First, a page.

Philosopher Alvin Plantinga Demolishes Part of Kitzmiller Decision

Michael Francisco

The critical response to Judge Jones’s decision in the Kitzmiller case continues to build. Renowned philosopher Alvin Plantinga has recently written a short article analyzing part of Judge Jones’s reasoning. Having Plantinga’s analytic expertise and philosophic understanding come down against the Kitzmiller decision does not bode well for the intellectual vitality Judge Jones may have hoped his opinion would achieve.
For those who may not know, Alvin Plantinga is a highly respected philosopher who has written extensively on such topics as epistemology, metaphysics, and the philosophy of religion. As one of the worlds leading thinkers about the ‘science of knowledge,’ epistemology, Plantinga has published a seminal trilogy centering on warrant. He is highly respected in the philosophy community and has served as the president of the American Philosophical Association. All this makes Plantinga’s analysis of the reasoning employed in Kitzmiller highly relevant.
Though Kitzmiller has been the subject of extensive commentary and news, one section of the case in particular, where Judge Jones claims to resolve for the entire country that “Intelligent Design is not science,” has been subjected to relentless criticism. The far-reaching claims of the “ID is Not Science” section (p.64-89) have been criticized for legal reasoning (here), understanding of science (here), factual and other concerns (here, here and here), and now Plantinga has provided a more formal philosophic criticism of the argument.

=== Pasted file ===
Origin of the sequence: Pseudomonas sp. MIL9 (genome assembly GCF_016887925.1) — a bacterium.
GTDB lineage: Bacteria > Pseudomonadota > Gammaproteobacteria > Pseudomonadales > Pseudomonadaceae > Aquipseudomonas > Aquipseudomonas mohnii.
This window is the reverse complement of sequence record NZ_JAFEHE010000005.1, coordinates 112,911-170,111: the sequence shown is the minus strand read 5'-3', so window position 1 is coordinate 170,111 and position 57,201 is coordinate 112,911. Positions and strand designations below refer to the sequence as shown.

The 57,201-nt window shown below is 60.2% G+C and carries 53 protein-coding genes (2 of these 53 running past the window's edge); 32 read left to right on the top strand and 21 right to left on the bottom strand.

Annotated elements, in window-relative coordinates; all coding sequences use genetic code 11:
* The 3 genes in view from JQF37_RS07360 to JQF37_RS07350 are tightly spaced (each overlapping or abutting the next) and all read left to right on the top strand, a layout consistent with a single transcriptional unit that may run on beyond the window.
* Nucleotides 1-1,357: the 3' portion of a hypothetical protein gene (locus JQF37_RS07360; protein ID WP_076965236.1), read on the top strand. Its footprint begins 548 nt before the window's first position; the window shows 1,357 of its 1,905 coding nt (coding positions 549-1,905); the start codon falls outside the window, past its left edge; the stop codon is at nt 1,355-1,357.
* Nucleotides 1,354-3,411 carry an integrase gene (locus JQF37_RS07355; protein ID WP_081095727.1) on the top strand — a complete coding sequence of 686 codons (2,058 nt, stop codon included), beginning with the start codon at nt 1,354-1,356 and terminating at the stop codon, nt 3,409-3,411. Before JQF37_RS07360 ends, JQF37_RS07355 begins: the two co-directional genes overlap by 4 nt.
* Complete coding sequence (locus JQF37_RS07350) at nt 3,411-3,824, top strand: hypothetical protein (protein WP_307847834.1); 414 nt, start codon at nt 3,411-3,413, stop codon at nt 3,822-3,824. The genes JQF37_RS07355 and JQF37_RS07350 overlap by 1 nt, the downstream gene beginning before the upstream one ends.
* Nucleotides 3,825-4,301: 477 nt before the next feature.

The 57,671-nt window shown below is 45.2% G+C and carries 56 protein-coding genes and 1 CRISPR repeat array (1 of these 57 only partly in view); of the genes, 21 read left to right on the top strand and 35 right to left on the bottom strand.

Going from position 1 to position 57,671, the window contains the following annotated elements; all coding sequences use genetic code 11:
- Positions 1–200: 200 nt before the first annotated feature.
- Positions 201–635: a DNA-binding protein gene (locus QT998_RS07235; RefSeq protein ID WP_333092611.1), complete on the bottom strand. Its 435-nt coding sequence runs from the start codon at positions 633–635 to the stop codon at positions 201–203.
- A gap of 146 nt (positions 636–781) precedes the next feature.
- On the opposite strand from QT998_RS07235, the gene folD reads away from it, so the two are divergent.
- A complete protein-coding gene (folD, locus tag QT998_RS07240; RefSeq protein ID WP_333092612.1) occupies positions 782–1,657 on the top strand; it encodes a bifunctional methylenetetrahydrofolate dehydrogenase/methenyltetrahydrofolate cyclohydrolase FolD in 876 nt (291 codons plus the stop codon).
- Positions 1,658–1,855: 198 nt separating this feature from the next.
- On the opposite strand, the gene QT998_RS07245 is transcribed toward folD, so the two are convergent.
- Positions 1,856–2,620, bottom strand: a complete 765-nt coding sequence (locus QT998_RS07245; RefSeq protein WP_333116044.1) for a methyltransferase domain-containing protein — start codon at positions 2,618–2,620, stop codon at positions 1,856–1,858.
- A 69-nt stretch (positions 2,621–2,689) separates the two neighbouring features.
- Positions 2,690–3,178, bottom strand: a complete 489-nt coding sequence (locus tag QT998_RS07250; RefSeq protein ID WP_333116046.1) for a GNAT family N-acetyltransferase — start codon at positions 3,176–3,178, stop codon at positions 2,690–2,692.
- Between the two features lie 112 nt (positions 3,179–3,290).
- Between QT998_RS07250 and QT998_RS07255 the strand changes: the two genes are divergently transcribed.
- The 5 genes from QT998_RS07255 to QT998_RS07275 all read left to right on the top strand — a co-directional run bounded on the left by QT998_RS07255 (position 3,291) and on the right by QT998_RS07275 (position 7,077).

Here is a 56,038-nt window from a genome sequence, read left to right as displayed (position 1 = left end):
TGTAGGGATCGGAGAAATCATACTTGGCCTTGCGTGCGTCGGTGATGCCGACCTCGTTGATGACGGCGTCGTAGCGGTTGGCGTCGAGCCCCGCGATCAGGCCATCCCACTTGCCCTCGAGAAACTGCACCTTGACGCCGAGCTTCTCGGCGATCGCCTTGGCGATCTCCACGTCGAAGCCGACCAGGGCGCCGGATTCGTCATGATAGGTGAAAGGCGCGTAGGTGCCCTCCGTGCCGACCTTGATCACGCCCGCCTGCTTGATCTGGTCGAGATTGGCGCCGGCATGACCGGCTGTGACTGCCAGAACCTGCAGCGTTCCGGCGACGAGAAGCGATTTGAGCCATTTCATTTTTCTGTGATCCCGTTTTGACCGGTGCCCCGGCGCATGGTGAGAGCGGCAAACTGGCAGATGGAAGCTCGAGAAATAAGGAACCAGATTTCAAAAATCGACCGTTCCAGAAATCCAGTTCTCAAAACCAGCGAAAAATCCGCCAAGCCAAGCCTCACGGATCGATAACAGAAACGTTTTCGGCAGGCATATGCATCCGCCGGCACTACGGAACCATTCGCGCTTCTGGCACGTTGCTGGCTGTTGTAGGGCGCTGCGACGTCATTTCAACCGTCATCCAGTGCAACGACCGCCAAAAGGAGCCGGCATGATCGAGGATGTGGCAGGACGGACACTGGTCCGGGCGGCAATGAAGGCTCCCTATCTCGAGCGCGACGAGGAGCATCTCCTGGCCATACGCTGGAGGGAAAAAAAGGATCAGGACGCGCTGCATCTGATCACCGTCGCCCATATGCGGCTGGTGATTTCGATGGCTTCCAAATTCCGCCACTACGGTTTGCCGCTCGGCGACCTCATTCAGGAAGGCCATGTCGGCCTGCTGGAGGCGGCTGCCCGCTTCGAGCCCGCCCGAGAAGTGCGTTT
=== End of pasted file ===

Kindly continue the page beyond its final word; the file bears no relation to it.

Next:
Plantinga has concerns about a judge attempting to settle disputes by “judicial declaration” or “judicial fiat.” Plantinga then goes on to analyze some of the reasoning Judge Jones used to support his overly-bold claims. I’ll highlight just a few of the more interesting parts of Plantinga’s article. Keying off page 64 of the opinion, Plantinga identifies two claims: “First, he [Judge Jones] said that ID is not science by virtue of its “invoking and permitting supernatural causation.” Second, and connected with the first, he said that ID isn’t science because the claims IDers make are not testable — that is verifiable or falsifiable.” Plantinga finds major problems with both these arguments.
Plantinga first recalls how difficult it has been for philosophers to come up with a decent definition and analysis of falsification or verification (concepts that Judge Jones assumes to be true for his argument). Plantinga brackets this problem and argues that “propositions about supernatural beings not being verifiable or falsifiable isn’t true at all.” He explains:

For example, the statement “God has designed 800-pound rabbits that live in Cleveland” is clearly testable, clearly falsifiable and indeed clearly false. Testability can’t be taken as a criterion for distinguishing scientific from nonscientific statements. That is because in the typical case individual statements are not verifiable or falsifiable.